Philippine Islands Biodiversity Project

by Norman D. Penny and Charles E. Griswold

 

In early 2011 the California Academy of Sciences (CAS) decided to launch a multi-disciplinary project to study the biodiversity of the Philippine Islands.  Researchers and students would go to the Philippines and together with Philippine scientists and students collect for up to six weeks during the period of May and June.

Curculionidae. Photo by Rachel Diaz-Bastin.

Assembling the Tree of Life (ATOL), Spiders

by Charles Griswold

The aim is to collect specimens and tissues of representatives of all major clades of spiders (about 1000 taxa) to provide combined molecular, morphological and behavioral data to produce a phylogeny of all spiders.  This is supported by the NSF ATOL program, through a grant to Griswold and collaborators.  Fieldwork focuses on areas of key taxa in spider phylogeny.

Nahualbuta, Chile, in Araucaria forest, 2008, home to many endemic spiders. Photo by Charles Griswold

Goblin Spider Planetary Biodiversity Inventory (PBI)

by Charles Griswold

An international team of 40 researchers from 12 countries is attempting to describe and map all of the world’s 2000+ species of goblin spiders (Oonopidae) in 7 years time.  The project is supported by the NSF Planetary Biodiversity Initiative program with Griswold as a PI.

Charles Griswold’s students Daniela Andriamalala and Alma Saucedo searching for goblin spiders at Mitsinjo, Madagascar, during the 2009 PBI expedition. Photo by Nikolaj Scharff.

The North American species of Nebria (Coleoptera: Carabidae: Nebriini): classification, phylogeny, zoogeography, and natural history

by Dave Kavanaugh

The genus Nebria includes more than 550 described species and subspecies, classified among 27 different subgenera, and distributed throughout the cool and cold regions of Eurasia, North Africa, and North America.  Active mainly at night, both adults and larvae are predators of other arthropods and, especially in the extreme high mountain habitats, are often the most abundant (dominant) invertebrate predators in these areas.  More than 80 species are found in North America.  My project, begun in the late 1960’s, aims to discover, describe, and provide formal names for all the North America species, define their geographical and habitat ranges and their life cycle time and other aspects of their life history, and reconstruct their genealogical (phylogenetic) relationships through comparative study of their morphology (form and structure) and DNA sequence data.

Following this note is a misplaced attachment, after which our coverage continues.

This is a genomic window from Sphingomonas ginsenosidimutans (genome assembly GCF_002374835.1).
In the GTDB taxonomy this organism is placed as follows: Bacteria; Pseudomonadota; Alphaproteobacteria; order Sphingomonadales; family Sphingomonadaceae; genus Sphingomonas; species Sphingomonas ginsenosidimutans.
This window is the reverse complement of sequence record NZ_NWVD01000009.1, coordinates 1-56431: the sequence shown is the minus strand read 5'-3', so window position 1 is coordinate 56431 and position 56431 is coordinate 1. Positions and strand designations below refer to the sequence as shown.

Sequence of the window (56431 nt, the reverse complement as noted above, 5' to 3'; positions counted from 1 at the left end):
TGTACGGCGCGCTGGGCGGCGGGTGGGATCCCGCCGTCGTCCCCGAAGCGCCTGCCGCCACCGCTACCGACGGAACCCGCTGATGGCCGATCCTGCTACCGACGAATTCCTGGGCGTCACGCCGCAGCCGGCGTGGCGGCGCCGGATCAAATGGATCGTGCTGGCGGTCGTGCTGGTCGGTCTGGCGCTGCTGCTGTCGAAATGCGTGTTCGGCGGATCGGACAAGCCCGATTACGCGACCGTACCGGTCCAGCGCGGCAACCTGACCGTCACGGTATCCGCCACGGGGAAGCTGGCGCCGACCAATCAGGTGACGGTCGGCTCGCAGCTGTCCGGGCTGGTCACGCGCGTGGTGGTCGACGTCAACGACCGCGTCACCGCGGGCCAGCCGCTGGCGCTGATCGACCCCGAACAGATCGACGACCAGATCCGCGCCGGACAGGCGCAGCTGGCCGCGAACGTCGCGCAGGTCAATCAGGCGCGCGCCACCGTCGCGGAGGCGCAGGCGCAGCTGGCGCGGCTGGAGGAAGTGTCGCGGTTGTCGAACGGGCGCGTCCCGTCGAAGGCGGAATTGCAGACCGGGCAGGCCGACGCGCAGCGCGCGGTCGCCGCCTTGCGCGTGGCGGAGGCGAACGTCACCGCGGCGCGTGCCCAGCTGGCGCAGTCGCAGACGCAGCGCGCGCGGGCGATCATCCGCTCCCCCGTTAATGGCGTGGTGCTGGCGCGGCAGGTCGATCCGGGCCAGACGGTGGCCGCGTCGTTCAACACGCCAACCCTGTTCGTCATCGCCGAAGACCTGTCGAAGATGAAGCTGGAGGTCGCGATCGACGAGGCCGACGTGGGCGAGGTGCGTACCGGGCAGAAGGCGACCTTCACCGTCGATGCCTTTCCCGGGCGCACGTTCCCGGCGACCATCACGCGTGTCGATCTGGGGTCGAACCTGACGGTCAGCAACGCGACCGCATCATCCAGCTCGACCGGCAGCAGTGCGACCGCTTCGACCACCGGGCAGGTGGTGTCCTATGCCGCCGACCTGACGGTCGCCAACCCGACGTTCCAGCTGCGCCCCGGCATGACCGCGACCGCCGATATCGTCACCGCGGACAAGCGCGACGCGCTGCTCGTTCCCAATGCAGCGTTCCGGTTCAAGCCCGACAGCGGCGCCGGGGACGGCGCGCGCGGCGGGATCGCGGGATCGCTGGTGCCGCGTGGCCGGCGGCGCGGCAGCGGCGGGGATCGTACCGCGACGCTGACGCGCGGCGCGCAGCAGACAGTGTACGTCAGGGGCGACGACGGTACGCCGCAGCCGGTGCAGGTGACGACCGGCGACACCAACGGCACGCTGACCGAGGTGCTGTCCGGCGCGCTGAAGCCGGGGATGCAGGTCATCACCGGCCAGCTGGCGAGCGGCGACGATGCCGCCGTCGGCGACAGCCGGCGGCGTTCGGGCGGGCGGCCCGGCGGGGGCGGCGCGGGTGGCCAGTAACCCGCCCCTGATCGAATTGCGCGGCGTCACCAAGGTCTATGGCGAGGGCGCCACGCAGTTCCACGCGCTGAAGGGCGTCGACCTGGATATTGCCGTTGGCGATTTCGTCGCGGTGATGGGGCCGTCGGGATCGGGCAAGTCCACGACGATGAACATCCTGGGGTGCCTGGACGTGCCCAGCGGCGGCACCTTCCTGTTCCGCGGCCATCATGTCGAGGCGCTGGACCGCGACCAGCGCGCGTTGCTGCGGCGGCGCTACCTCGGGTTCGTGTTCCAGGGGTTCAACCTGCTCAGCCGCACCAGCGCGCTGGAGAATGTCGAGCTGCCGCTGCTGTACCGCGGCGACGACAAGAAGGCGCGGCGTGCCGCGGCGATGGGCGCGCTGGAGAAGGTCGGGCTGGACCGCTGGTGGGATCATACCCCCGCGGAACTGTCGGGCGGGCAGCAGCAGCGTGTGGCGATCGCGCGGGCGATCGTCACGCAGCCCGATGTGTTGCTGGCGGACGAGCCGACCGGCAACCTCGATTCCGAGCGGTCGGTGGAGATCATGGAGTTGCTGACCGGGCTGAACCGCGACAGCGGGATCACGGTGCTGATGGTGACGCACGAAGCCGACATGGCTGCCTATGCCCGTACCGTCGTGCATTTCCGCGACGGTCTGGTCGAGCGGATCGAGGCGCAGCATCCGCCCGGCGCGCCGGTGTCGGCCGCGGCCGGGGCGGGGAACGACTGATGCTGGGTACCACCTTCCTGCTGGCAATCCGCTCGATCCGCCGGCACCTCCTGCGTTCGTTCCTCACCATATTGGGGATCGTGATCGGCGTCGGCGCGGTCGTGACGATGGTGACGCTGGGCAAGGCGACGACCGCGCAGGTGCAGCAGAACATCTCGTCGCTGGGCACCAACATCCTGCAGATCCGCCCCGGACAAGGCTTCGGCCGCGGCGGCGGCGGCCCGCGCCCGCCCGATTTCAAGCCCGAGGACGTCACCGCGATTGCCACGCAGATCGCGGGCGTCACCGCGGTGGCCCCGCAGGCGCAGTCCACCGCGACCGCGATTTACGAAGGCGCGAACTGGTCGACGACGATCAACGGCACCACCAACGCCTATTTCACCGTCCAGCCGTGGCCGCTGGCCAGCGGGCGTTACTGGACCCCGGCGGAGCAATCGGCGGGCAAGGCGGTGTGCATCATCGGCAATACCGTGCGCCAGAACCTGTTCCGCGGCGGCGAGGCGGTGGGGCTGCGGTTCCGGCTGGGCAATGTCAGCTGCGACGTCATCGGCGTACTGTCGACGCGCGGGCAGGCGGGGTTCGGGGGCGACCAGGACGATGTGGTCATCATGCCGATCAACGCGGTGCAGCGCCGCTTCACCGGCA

Nebria ingens Horn. Photo by David H. Kavanaugh

The carabid beetle fauna of the Gaoligong Mountains, western Yunnan Province, China

by Dave Kavanaugh

As part of the Academy’s multidisciplinary, multi-institutional project to inventory the biodiversity of the Gaoligong Mountains of Yunnan, China, I’ve been involved over the past decade with an inventory of the carabid beetles of that region in collaboration with Dr. Hong-Bin Liang of the Institute of Zoology of the Chinese Academy of Sciences in Beijing, and several other specialists in Europe.  I participated in eleven expeditions to the region during the period 1998-2007. To date, more than 40,000 specimens, representing over 530 different carabid beetle species, have been collected, prepared, and identified.  At least 80% of these species are new to science.